Club sports gain freedom but lose recognition
"First of all, I don't like Frisbee, I love it. And second of all, 'Frisbee' is a wham-o disc, 'Ultimate' is a lifestyle," jokes junior Devin Rutan, a co-captain of Blair's Ultimate Frisbee team, "Home Cooked."
Crew, ice hockey and Ultimate each find their own benefits in the independence of existing without significant school or county involvement. "I love the freedom that comes with it. We aren't in any way regulated by the county and we aren't scheduled by the county," says Rutan. "So Ultimate is for fun and for freedom." Without school supplied referees or a playoff structure that operates based on team wins and losses, Rutan believes that team members can have more fun. "Ultimate is ruled by the spirit of the game and love of frisbee. We trust each other not to cheat and if someone makes a mistake we work together to fix it. You regulate yourself," explains Rutan. "Ultimate is played by people who love the game. They're not trying to get scholarships."
Junior Michel Devynk, a member of the ice hockey team, agrees that his team finds advantages in their club status. "We don't have to do all the school requirements like getting a physical and even the GPA requirement isn't enforced as much," says Devynk. Freshmen ice hockey player Javier Lopez believes that even without the status of other school-sponsored sports, ice hockey still has high audience turnouts for their games. "People still go and watch the games, we still have more fans than the basketball team," says Lopez.
Because of their equipment costs, crew and ice hockey are the two most expensive club sports. Crew requires over $1000 in membership dues and a $200 fundraising quota per member and ice hockey requiring $1000 dues for each member to play. Still, junior Ellie Mejia, a crew captain, finds that being an expensive club sport can have its advantages. "It helps to rally the team together when we fundraise," Mejia explains.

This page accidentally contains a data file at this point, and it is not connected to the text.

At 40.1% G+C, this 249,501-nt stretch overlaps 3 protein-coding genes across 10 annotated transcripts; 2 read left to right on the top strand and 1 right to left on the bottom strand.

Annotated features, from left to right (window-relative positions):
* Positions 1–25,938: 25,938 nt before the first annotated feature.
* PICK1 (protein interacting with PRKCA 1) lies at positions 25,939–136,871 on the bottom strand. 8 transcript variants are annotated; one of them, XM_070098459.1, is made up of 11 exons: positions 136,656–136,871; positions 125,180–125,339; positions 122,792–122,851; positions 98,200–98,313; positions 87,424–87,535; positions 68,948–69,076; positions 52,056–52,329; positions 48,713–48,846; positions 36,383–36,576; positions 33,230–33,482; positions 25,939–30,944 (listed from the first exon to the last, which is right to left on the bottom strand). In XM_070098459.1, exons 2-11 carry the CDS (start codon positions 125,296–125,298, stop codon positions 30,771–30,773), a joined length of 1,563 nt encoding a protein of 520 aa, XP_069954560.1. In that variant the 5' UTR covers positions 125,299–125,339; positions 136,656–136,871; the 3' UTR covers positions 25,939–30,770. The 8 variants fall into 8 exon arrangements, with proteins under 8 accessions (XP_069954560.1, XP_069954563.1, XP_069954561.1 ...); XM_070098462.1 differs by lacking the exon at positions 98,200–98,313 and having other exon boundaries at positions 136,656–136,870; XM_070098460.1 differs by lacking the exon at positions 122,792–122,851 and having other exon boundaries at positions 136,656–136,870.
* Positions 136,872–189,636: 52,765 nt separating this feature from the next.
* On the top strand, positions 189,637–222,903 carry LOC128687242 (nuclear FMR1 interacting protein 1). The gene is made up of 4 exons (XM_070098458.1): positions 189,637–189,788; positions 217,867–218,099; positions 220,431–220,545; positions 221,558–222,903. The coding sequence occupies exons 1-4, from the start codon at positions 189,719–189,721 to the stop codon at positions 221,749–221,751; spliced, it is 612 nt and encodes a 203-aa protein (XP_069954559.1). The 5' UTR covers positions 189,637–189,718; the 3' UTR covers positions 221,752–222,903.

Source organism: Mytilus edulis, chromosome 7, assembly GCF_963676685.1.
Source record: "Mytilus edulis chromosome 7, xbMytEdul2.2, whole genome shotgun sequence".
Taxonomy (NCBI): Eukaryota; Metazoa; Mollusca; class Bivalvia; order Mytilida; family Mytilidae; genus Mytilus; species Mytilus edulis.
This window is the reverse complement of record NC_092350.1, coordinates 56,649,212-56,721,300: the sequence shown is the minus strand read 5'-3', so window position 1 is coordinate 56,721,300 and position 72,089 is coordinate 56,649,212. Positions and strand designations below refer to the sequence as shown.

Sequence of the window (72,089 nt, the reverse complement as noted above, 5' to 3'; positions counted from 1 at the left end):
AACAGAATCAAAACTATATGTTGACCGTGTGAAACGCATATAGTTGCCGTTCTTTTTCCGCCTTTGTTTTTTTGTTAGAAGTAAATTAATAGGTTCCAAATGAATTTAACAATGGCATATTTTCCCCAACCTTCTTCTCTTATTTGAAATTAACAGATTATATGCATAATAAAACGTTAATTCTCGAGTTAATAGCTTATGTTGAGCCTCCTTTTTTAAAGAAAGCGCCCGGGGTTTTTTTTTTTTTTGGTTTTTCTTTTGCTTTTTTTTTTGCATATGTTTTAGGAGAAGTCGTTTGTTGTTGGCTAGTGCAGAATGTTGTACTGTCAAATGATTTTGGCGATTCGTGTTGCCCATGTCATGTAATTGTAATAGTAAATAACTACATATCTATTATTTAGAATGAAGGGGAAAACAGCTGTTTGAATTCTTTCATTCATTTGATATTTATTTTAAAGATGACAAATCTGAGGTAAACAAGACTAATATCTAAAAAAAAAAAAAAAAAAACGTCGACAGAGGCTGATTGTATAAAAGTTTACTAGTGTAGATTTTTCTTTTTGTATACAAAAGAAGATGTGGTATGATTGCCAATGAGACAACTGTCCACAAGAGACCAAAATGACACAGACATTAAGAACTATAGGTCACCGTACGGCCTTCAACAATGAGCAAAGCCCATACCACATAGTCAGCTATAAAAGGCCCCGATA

The teams also have increased flexibility with their membership and can accept athletes of both genders and from other schools. "We break down into boys' and girls' boats, so when we race, we are able to enter more races," says Mejia. "A big benefit of crew is that we don't exclude anyone who wants to try the sport, regardless of gender."
Even with the benefits of club independence, many club sports players feel that the school-sponsored status could bring them the respect that they believe they deserve as athletes. "I would like it if we were an actual school-sponsored sport so we could get more recognition," explains Devynk. Club sports players feel that the school often treats them as being less than school-sponsored teams. "Ms. Fus disrespects us outright. She knows we exist and chooses to ignore us. We want to be on the morning announcements because we won on Saturday!" jokes junior Michael Morganstein. "The problem is that because we're not a team we don't get the PR or the respect. So sure we get the freedom of membership, but we're restricted by a lack of PR," Rutan agrees.
Besides the lack of recognition from the school, club players feel that Blair students often don't hold club sports in the same regard as those that are school-sponsored. Senior crew member James Audet explains that other students are quick to judge club sports. "I feel disrespected by people that think 'oh it's not a real sport.' The disrespect is mostly from people who don't play sports at all," he says.
Still, the Ultimate team is unsure of whether they would give up their independence for school sponsorship. "I think for me and everybody else it would be a qualm," says Rutan. "Although we need the recognition, and the field space - it's demeaning to have to fight with other teams for field space - I appreciate the benefits we have now."
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